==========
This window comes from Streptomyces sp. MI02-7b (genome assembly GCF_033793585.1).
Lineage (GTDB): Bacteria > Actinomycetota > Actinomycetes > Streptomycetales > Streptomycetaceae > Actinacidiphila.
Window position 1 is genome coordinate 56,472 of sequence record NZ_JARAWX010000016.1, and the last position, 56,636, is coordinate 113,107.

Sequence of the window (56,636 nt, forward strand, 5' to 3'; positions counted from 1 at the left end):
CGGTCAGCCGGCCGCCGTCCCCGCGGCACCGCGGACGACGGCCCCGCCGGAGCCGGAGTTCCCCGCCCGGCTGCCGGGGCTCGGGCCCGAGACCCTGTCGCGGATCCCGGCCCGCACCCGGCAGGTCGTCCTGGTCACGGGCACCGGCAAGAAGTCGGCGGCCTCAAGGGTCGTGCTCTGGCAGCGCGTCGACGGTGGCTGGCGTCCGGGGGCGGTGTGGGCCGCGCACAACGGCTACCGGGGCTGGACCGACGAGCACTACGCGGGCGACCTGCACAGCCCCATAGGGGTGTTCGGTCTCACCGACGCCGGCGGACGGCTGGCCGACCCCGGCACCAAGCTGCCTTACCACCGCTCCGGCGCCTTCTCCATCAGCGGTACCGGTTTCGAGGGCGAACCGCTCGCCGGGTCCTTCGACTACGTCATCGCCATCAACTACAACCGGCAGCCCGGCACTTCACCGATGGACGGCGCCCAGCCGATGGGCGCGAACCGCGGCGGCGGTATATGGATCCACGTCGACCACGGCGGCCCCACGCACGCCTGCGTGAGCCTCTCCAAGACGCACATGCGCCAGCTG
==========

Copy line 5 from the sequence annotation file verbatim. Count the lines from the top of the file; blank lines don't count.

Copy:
CGGTCAGCCGGCCGCCGTCCCCGCGGCACCGCGGACGACGGCCCCGCCGGAGCCGGAGTTCCCCGCCCGGCTGCCGGGGCTCGGGCCCGAGACCCTGTCGCGGATCCCGGCCCGCACCCGGCAGGTCGTCCTGGTCACGGGCACCGGCAAGAAGTCGGCGGCCTCAAGGGTCGTGCTCTGGCAGCGCGTCGACGGTGGCTGGCGTCCGGGGGCGGTGTGGGCCGCGCACAACGGCTACCGGGGCTGGACCGACGAGCACTACGCGGGCGACCTGCACAGCCCCATAGGGGTGTTCGGTCTCACCGACGCCGGCGGACGGCTGGCCGACCCCGGCACCAAGCTGCCTTACCACCGCTCCGGCGCCTTCTCCATCAGCGGTACCGGTTTCGAGGGCGAACCGCTCGCCGGGTCCTTCGACTACGTCATCGCCATCAACTACAACCGGCAGCCCGGCACTTCACCGATGGACGGCGCCCAGCCGATGGGCGCGAACCGCGGCGGCGGTATATGGATCCACGTCGACCACGGCGGCCCCACGCACGCCTGCGTGAGCCTCTCCAAGACGCACATGCGCCAGCTG